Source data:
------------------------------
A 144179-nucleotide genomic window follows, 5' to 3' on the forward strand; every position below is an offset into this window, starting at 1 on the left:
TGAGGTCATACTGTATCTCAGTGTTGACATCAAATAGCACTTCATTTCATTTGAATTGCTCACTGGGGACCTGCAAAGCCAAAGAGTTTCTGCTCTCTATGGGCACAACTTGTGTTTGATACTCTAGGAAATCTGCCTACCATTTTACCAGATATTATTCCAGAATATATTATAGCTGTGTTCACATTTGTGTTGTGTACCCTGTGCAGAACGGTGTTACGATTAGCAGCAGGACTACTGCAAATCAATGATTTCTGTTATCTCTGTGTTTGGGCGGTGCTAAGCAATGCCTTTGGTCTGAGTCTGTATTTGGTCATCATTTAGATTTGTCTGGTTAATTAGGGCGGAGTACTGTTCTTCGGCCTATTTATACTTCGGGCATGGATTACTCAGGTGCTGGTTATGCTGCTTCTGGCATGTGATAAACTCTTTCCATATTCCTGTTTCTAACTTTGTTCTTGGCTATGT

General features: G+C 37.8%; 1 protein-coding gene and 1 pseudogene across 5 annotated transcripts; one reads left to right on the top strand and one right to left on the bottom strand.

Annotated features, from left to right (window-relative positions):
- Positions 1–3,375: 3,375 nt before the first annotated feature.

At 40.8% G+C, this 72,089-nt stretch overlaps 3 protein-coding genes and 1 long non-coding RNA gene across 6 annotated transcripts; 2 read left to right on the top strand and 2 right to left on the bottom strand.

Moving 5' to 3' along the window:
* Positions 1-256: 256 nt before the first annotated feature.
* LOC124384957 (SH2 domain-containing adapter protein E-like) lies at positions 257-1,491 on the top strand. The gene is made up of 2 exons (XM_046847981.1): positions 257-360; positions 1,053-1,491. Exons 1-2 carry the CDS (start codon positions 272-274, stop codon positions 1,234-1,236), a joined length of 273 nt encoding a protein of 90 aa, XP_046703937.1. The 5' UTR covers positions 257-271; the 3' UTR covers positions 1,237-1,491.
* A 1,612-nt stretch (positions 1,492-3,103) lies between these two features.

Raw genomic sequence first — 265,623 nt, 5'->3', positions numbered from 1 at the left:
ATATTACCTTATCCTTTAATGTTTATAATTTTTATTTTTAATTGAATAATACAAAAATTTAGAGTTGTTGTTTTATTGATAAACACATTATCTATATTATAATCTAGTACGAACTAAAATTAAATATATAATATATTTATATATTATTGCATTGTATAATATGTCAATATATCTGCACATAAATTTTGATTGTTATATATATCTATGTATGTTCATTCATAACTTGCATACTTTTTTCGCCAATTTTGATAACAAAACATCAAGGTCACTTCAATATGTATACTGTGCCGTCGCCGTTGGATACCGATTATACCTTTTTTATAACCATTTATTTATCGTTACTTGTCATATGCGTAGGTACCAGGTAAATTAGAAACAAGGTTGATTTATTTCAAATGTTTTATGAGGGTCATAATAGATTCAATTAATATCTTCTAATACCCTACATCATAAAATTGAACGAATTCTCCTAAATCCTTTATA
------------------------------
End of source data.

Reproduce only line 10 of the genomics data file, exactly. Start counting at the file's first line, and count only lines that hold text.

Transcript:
* A 1,612-nt stretch (positions 1,492-3,103) lies between these two features.